May 17, 2011

The tale of the Un-Princess Mom and the Very Princess Daughter

Of all the things I wanted to be growing up, I wanted to be a mother...of three boys. Never did it cross my mind that I would ever have a girl. I was the girl that played with dolls, but never combed their hair or dressed them in dresses. Nope it was always shorts and a shirt. While my friends embraced their femininity, I found it hard to fit in that way. I was a tom boy of sorts. Sarge would tease that I was the little boy he always wanted.  I hung out with him in the garage more than in the kitchen with Mami.  Don't get me wrong, I sometimes enjoyed being a girly girl, but for the most part I embraced competition, sports, and friendships with boys. While I could be friends with other girls I somehow found myself more at ease chatting with the boys about sports.  Then came the teenage years and I found my femininity and love of fashion, but it was a long time coming.

So here I am with a two- year old daughter who's closet looks like Pepto-Bismal exploded in there. Her shoe collection resembles that of Carrie Bradshaw's on Sex in the City. When she wakes up she wants her hair brushed and to be made "pretty". She is attracted to all kinds of baubles, necklaces, and tiaras. Anything decorated with a Disney Princess theme is to be obsessed over admired and appreciated. She demands wants to be put in dresses on a daily basis. I have no idea how to relate!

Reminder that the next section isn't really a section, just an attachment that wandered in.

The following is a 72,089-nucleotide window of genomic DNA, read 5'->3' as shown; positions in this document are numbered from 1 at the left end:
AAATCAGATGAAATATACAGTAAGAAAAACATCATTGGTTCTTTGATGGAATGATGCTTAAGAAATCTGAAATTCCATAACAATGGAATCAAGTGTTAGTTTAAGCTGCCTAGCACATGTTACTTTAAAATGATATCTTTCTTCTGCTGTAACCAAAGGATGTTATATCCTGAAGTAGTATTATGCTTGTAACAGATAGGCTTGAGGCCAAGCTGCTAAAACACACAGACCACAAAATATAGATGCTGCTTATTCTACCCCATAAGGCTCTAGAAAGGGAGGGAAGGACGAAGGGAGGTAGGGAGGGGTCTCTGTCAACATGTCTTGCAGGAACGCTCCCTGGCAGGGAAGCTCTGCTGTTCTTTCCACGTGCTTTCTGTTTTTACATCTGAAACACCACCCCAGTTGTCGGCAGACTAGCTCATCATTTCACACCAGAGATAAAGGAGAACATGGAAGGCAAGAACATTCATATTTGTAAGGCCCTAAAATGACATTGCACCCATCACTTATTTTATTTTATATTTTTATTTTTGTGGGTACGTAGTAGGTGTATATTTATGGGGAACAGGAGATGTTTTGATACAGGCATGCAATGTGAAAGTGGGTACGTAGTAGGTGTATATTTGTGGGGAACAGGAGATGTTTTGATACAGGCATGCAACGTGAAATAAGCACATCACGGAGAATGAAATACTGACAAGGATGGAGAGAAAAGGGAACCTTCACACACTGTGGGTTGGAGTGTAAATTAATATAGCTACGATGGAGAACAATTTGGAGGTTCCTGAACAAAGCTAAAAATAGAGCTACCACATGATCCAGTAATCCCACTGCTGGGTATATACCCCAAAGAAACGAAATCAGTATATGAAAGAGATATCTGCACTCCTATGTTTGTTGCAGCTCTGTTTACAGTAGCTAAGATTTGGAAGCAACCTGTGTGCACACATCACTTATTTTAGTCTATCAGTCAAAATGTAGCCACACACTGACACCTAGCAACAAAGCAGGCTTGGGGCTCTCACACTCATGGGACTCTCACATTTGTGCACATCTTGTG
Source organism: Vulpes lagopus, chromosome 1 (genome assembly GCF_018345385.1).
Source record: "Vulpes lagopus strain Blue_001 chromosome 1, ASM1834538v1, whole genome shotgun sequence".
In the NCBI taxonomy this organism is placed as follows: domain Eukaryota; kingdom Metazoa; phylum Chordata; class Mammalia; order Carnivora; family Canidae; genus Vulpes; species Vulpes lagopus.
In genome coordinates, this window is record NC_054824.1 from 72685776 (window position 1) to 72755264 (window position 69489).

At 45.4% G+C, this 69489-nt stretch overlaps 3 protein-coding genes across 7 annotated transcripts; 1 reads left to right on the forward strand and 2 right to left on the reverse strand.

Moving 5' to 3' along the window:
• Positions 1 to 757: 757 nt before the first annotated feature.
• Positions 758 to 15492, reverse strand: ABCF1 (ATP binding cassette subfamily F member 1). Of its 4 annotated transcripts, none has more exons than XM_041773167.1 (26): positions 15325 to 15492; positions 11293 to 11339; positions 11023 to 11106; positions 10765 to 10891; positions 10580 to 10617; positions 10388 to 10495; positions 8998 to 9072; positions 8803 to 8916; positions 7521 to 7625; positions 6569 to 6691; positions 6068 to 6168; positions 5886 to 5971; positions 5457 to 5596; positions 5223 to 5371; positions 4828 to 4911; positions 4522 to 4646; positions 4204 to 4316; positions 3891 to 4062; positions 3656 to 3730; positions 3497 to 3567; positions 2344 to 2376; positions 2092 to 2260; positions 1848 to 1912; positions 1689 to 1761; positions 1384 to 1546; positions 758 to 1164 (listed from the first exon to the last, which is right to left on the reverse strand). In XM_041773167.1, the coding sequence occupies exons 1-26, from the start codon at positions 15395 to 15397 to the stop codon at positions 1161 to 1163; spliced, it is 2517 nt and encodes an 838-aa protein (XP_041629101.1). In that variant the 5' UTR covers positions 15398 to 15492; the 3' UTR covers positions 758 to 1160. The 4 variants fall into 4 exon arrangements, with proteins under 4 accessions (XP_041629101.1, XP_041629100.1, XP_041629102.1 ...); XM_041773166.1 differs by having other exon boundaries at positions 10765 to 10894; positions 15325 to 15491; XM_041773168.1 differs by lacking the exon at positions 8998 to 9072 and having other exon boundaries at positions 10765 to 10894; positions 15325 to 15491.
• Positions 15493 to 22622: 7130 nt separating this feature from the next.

Maybe the reason I really had a hard time accepting having a daughter is that I know what kind of pressures a girl goes through. If your tough and ambitious and prefer jeans over a dress you are viewed as less feminine. On the opposite end of the spectrum, having the "Woe is me, someone come save me" attitude and being very feminine and "princess like" is viewed as weak and helpless. Being a girl is not easy and that is why I REALLY didn't want a girl. So what am I to do now that I have a girl and she is all things I definitely was not? 

While I don't mind indulging in her very feminine side I also want to open up other ideas to her, like sports and academics. I found that encouraging her to be who she is and showing her that not everyone can be a "Princess" all the time can be the way to relate to her.  I encourage her to try sports, run with her brother, rough house.  I can't help but smile when her brother picks on her and she beats the crap out of him  defends herself.

I want her to grew up knowing this: Beauty is in everything and a girl can gain attention not by what she looks like outwardly but what is in her heart and actions. You will always be a girl, but what you do with that knowledge is up to you.

Do you relate to your daughter?  How do you encourage her to go beyond the stereotypes of a woman?

Great website to visit if you have a girl :  7 wonderlicious

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